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Tijuana's Caesar Salad: It's show time!

A "Caesoned" professional shows how Caesar’s Salad happens, from coddling the egg to squishing the anchovies

Q: What’s the longest-running argument in the cooking world?

A: Who invented the Caesar salad?

Was it César Cardini, who it’s named after? Alexander, his brother? Livio Santini, his chef? Beatriz Santini, Livio's mom? A dozen other chefs around LA and New York?

Q: And how do you actually make an authentic Caesar salad anyways?

A: I’m here at Caesar’s Restaurant (Avenida Revolución #8190, between 4th and 5th Streets, Zona Centro, Tijuana, 011.52.664-685-1927)...

None

...to get the answers to both questions.

But honestly, mainly how to make the danged thing, and then eat it.

None

I luck out. Tonight – and it’s late, heading towards 11:00 p.m. – I run across Efrain Montoya Gaxiola, maybe the waiter with the most experience in making the world’s most famous salad, tableside for all to see.

Efrain, who has been making it for 5 of the salad's 85-year life-span, rolls up with his trolley, fresh from making it at another table.

On top, oils, eggs, beautiful wooden spatulas, and the big wooden bowl that’s the centerpiece of the tableside preparation.

“So just watch,” he says. “I’ll go slowly.”

“First, you must have romaine lettuce,” he says, “chilled. Now put in some mustard…

None

…grind in some pepper…

None

…add some crushed anchovies and garlic, plus Worcestershire sauce, and grate in some parmesan. Now you break the egg. It’s been coddled – boiled for one minute - so it’s a little firmer. Strain out the white, drop the yolk in…

None

…mix it all around…

None

…and keep whisking it with these paddles while you start pouring in the virgin olive oil…

None

…and keep right on pouring…

None

…till it’s like a paste…

None

…then add the romaine leaves…

None

…roll them in the mixture…

None

…lay them out on the plate…

None

…add more parmesan…

None

...drop it from a great height...

None

…add a crouton and voilà!”

None

None

By the way, it’s delicious. Somehow it feels like a meal. And best, all of this costs $7.50.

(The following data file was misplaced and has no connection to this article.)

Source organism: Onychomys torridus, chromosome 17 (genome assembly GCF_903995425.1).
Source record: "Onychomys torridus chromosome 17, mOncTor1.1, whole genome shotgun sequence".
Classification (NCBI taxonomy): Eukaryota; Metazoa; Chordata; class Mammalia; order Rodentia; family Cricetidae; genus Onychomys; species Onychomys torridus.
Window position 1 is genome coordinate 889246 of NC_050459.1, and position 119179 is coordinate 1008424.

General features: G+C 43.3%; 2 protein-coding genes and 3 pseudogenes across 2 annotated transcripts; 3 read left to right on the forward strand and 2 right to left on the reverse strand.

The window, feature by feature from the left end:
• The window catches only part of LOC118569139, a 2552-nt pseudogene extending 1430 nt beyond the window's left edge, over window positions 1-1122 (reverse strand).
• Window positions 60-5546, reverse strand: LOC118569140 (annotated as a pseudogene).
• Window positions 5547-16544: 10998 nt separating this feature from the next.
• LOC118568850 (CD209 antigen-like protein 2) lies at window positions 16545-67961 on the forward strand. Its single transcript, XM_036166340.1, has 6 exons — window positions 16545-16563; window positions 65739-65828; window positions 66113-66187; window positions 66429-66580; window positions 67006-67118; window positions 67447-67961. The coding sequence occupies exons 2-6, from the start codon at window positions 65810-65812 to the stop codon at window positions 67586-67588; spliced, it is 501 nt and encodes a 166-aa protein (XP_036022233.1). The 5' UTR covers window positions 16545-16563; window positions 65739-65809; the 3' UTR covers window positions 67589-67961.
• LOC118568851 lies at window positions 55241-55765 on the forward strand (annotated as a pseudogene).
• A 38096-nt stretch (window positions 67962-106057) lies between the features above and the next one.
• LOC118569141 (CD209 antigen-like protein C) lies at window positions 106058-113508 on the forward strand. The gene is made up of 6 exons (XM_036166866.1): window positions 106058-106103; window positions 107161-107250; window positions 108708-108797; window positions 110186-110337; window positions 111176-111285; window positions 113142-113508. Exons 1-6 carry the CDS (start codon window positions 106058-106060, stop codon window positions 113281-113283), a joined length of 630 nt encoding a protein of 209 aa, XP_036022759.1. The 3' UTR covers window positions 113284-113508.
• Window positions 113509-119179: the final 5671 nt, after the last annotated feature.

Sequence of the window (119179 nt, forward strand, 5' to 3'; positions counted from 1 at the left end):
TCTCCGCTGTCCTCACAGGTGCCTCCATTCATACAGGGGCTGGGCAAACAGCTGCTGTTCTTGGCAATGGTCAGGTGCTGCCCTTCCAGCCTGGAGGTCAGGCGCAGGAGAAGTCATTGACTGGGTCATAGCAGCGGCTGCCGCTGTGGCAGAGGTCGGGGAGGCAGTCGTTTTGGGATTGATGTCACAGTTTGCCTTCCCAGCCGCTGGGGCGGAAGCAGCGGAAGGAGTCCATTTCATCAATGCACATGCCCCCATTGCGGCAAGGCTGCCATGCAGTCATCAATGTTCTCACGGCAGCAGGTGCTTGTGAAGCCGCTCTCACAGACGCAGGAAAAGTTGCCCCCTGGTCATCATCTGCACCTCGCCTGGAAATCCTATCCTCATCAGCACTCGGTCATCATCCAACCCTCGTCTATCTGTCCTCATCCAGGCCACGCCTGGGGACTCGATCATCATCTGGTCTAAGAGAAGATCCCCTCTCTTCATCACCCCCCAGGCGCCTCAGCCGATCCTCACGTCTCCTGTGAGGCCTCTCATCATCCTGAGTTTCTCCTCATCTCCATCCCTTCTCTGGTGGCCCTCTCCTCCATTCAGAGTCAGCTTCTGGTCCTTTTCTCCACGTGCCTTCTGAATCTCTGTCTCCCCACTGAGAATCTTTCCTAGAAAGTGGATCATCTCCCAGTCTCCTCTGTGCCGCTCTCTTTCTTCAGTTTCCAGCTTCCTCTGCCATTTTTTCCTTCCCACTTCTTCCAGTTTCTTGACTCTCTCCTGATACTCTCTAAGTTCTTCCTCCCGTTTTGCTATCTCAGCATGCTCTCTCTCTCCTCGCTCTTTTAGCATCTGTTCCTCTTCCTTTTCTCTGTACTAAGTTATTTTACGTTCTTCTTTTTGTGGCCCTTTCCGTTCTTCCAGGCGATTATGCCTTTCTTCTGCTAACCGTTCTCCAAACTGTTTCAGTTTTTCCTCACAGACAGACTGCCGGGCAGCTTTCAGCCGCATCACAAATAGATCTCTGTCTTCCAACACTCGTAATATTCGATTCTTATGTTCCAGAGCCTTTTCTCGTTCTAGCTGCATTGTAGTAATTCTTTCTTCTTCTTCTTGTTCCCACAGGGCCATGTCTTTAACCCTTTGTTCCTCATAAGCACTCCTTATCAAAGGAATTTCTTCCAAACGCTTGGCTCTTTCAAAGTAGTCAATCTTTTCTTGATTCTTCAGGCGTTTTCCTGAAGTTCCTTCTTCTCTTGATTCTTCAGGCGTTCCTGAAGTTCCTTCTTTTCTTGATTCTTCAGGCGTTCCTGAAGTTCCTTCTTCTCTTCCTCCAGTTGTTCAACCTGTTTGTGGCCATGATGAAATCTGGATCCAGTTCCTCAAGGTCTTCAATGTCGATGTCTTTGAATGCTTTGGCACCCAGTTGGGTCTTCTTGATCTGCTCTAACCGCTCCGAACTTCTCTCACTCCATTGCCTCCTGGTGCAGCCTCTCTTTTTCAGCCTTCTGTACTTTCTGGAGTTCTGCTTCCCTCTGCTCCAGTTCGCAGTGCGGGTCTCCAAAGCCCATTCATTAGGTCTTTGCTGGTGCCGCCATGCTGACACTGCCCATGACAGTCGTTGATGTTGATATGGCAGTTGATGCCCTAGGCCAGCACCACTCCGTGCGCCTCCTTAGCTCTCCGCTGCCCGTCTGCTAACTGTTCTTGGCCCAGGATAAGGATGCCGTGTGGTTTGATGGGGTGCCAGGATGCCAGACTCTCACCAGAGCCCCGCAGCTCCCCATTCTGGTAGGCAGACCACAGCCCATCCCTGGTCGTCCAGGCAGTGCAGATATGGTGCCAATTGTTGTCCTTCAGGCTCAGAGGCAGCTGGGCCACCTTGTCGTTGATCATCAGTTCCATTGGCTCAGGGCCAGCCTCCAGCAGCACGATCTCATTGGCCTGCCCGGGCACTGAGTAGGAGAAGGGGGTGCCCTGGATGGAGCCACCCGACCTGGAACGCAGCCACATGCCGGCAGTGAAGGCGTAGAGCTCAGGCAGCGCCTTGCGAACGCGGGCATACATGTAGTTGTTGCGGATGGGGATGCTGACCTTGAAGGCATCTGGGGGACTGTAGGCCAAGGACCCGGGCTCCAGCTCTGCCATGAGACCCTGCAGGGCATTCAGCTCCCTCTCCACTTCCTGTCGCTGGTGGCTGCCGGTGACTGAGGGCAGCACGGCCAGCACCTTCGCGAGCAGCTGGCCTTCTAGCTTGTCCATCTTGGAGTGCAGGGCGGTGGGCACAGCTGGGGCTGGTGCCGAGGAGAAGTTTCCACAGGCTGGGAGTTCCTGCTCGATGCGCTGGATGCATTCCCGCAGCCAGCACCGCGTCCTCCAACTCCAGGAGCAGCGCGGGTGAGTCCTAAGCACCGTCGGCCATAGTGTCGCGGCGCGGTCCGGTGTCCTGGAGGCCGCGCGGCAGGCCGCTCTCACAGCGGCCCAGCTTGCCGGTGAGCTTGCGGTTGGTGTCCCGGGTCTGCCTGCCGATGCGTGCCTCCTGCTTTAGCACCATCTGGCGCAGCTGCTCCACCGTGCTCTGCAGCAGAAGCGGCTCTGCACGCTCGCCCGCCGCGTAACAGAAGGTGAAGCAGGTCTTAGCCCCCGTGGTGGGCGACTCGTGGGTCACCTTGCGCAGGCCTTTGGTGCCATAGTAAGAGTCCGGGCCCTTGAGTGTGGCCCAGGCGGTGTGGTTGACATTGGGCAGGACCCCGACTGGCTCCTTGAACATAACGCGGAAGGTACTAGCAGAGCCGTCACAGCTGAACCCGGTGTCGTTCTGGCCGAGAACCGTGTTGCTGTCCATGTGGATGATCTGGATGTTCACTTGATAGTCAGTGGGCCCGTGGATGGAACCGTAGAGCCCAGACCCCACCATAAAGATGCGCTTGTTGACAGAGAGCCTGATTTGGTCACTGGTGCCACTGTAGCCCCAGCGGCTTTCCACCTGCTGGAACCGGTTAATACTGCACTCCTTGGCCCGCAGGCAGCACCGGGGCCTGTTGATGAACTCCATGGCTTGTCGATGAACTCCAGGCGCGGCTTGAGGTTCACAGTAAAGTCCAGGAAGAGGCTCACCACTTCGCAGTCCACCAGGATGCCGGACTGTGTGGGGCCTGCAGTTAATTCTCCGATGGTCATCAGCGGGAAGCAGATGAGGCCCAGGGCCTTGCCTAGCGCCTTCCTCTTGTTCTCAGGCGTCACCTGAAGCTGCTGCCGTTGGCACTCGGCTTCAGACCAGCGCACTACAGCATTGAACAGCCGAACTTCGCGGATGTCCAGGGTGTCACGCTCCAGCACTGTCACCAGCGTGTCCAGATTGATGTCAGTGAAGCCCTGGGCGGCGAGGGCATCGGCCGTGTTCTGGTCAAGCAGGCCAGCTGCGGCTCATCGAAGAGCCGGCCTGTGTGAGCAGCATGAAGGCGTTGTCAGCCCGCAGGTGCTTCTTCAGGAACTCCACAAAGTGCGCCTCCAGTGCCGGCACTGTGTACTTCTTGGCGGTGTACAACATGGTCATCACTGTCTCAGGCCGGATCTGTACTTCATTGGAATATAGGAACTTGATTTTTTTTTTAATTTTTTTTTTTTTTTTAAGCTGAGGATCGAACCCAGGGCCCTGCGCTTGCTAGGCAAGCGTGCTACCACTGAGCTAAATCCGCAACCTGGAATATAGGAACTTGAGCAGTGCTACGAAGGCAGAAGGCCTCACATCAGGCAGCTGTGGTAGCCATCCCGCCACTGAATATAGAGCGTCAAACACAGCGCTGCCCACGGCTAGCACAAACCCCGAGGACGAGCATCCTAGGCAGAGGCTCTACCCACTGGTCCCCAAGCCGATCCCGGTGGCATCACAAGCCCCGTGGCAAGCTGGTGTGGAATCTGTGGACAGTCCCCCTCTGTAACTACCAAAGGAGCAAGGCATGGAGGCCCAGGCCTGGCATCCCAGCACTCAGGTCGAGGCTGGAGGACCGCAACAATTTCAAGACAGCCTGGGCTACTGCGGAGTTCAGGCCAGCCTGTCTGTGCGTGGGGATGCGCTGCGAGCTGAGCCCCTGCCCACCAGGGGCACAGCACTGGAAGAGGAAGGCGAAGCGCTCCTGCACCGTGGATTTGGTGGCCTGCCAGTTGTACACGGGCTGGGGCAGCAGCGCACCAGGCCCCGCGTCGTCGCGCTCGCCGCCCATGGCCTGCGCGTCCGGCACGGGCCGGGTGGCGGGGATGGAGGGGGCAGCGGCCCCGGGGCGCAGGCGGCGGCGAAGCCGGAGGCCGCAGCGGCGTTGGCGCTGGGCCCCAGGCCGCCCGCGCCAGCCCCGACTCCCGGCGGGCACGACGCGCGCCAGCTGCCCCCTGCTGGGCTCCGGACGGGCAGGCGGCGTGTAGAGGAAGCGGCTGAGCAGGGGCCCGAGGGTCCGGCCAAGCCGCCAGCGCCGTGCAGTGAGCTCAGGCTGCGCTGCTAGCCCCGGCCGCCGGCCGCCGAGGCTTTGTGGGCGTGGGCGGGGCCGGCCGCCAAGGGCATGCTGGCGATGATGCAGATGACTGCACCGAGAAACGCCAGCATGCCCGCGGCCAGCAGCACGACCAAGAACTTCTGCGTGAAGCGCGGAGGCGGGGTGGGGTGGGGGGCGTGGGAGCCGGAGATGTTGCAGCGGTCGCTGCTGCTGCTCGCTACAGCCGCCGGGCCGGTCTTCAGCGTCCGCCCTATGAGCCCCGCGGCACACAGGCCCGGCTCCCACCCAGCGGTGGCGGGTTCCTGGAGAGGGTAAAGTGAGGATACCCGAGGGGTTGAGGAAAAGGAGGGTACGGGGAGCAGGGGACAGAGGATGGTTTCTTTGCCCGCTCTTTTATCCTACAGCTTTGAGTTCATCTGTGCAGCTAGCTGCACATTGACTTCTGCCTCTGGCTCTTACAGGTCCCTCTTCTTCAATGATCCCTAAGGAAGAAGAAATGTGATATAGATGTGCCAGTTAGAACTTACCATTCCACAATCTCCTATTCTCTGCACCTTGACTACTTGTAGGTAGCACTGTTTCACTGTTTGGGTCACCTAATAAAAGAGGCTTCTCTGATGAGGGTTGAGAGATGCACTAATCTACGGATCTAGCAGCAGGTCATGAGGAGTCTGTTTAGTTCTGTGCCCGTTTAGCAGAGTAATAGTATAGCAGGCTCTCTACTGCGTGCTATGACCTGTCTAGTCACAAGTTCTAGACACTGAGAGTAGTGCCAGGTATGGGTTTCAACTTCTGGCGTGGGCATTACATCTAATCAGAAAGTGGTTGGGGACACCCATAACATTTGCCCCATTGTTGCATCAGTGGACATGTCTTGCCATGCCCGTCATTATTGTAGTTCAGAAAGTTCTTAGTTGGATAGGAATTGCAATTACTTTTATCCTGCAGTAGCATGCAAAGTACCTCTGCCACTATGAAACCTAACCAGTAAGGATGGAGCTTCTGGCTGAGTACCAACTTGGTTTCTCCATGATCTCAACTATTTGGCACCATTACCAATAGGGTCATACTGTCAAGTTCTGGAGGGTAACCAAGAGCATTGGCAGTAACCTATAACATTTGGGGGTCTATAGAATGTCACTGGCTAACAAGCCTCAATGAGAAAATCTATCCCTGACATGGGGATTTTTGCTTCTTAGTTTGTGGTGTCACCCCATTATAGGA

But you’ve gotta ask: how come these seven romaine lettuce leaves became the world’s most famous salad? And we've still gotta know: who invented it?

(Clue: Count César out, Efrain says. Another clue: Don't count Livio out.)

More in upcoming Tin Fork.

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Q: What’s the longest-running argument in the cooking world?

A: Who invented the Caesar salad?

Was it César Cardini, who it’s named after? Alexander, his brother? Livio Santini, his chef? Beatriz Santini, Livio's mom? A dozen other chefs around LA and New York?

Q: And how do you actually make an authentic Caesar salad anyways?

A: I’m here at Caesar’s Restaurant (Avenida Revolución #8190, between 4th and 5th Streets, Zona Centro, Tijuana, 011.52.664-685-1927)...

None

...to get the answers to both questions.

But honestly, mainly how to make the danged thing, and then eat it.

None

I luck out. Tonight – and it’s late, heading towards 11:00 p.m. – I run across Efrain Montoya Gaxiola, maybe the waiter with the most experience in making the world’s most famous salad, tableside for all to see.

Efrain, who has been making it for 5 of the salad's 85-year life-span, rolls up with his trolley, fresh from making it at another table.

On top, oils, eggs, beautiful wooden spatulas, and the big wooden bowl that’s the centerpiece of the tableside preparation.

“So just watch,” he says. “I’ll go slowly.”

“First, you must have romaine lettuce,” he says, “chilled. Now put in some mustard…

None

…grind in some pepper…

None

…add some crushed anchovies and garlic, plus Worcestershire sauce, and grate in some parmesan. Now you break the egg. It’s been coddled – boiled for one minute - so it’s a little firmer. Strain out the white, drop the yolk in…

None

…mix it all around…

None

…and keep whisking it with these paddles while you start pouring in the virgin olive oil…

None

…and keep right on pouring…

None

…till it’s like a paste…

None

…then add the romaine leaves…

None

…roll them in the mixture…

None

…lay them out on the plate…

None

…add more parmesan…

None

...drop it from a great height...

None

…add a crouton and voilà!”

None

None

By the way, it’s delicious. Somehow it feels like a meal. And best, all of this costs $7.50.

But you’ve gotta ask: how come these seven romaine lettuce leaves became the world’s most famous salad? And we've still gotta know: who invented it?

(Clue: Count César out, Efrain says. Another clue: Don't count Livio out.)

More in upcoming Tin Fork.

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